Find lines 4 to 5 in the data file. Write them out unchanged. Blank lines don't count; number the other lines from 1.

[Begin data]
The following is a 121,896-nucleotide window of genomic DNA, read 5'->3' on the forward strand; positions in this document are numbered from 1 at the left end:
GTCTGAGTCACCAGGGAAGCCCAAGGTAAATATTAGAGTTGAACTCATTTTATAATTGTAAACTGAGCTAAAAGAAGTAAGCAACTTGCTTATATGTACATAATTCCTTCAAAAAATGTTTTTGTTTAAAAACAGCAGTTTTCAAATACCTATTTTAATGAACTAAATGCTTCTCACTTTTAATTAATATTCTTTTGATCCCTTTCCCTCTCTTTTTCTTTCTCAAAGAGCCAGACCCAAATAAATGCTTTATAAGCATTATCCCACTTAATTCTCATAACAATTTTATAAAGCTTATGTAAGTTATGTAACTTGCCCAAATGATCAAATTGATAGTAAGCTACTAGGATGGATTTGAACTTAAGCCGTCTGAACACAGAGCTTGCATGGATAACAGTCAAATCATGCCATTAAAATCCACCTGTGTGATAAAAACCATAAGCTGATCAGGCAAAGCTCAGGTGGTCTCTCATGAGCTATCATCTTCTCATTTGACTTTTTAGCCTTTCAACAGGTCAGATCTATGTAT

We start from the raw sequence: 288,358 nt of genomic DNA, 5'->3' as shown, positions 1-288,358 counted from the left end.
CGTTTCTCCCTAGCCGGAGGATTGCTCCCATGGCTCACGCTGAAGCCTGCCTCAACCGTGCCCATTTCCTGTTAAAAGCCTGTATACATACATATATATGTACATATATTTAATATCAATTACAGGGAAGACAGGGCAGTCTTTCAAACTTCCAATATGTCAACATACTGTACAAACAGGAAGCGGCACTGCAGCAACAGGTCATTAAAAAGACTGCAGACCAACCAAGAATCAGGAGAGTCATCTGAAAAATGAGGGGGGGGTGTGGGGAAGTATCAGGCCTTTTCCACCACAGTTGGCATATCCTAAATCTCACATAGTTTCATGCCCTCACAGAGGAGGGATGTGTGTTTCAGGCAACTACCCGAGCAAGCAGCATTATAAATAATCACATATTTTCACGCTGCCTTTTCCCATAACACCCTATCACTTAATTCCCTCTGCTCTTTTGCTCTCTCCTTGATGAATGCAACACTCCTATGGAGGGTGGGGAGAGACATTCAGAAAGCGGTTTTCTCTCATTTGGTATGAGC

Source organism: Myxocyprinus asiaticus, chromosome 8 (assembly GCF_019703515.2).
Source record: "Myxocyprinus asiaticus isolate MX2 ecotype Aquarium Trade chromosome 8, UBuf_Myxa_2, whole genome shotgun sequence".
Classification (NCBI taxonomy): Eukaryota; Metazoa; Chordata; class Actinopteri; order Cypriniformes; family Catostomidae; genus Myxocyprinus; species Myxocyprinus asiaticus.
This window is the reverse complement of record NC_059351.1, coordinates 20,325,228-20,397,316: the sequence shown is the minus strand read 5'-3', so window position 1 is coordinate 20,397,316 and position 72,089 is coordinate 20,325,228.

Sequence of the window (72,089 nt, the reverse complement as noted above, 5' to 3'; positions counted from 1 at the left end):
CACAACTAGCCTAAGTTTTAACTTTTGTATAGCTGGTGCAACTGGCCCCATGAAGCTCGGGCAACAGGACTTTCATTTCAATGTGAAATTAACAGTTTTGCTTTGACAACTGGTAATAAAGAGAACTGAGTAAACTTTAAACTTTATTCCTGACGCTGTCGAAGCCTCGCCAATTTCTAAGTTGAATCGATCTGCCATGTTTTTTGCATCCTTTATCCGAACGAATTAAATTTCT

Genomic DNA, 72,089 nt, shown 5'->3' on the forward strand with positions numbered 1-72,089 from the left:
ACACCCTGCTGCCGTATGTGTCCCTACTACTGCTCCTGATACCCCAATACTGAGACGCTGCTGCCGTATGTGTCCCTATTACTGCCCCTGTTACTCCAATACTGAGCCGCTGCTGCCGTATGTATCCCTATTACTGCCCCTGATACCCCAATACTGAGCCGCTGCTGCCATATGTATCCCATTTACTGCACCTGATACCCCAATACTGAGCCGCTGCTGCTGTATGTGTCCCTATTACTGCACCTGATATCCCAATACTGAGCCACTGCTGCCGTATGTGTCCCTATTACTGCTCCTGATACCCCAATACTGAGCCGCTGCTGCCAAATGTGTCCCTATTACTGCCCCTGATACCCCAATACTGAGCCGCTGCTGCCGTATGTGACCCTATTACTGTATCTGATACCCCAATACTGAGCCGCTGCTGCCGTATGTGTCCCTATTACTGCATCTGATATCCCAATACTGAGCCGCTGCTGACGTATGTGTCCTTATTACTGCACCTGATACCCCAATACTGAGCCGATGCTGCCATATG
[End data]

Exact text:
CGTTTCTCCCTAGCCGGAGGATTGCTCCCATGGCTCACGCTGAAGCCTGCCTCAACCGTGCCCATTTCCTGTTAAAAGCCTGTATACATACATATATATGTACATATATTTAATATCAATTACAGGGAAGACAGGGCAGTCTTTCAAACTTCCAATATGTCAACATACTGTACAAACAGGAAGCGGCACTGCAGCAACAGGTCATTAAAAAGACTGCAGACCAACCAAGAATCAGGAGAGTCATCTGAAAAATGAGGGGGGGGTGTGGGGAAGTATCAGGCCTTTTCCACCACAGTTGGCATATCCTAAATCTCACATAGTTTCATGCCCTCACAGAGGAGGGATGTGTGTTTCAGGCAACTACCCGAGCAAGCAGCATTATAAATAATCACATATTTTCACGCTGCCTTTTCCCATAACACCCTATCACTTAATTCCCTCTGCTCTTTTGCTCTCTCCTTGATGAATGCAACACTCCTATGGAGGGTGGGGAGAGACATTCAGAAAGCGGTTTTCTCTCATTTGGTATGAGC

Source organism: Myxocyprinus asiaticus, chromosome 8 (assembly GCF_019703515.2).